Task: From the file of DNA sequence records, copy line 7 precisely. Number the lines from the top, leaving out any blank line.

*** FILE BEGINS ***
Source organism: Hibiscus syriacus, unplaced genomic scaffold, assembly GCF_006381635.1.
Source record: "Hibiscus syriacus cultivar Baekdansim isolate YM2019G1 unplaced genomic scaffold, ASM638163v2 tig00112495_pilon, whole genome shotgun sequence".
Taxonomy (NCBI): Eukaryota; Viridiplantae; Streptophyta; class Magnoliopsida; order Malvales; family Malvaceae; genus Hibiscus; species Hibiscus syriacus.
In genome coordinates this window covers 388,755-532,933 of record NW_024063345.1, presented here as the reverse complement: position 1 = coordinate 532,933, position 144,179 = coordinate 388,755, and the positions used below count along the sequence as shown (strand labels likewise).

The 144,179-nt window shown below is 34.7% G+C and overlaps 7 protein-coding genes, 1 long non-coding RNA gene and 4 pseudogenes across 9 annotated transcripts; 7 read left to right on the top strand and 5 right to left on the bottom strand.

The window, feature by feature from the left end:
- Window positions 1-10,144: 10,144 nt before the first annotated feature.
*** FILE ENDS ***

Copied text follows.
- Window positions 1-10,144: 10,144 nt before the first annotated feature.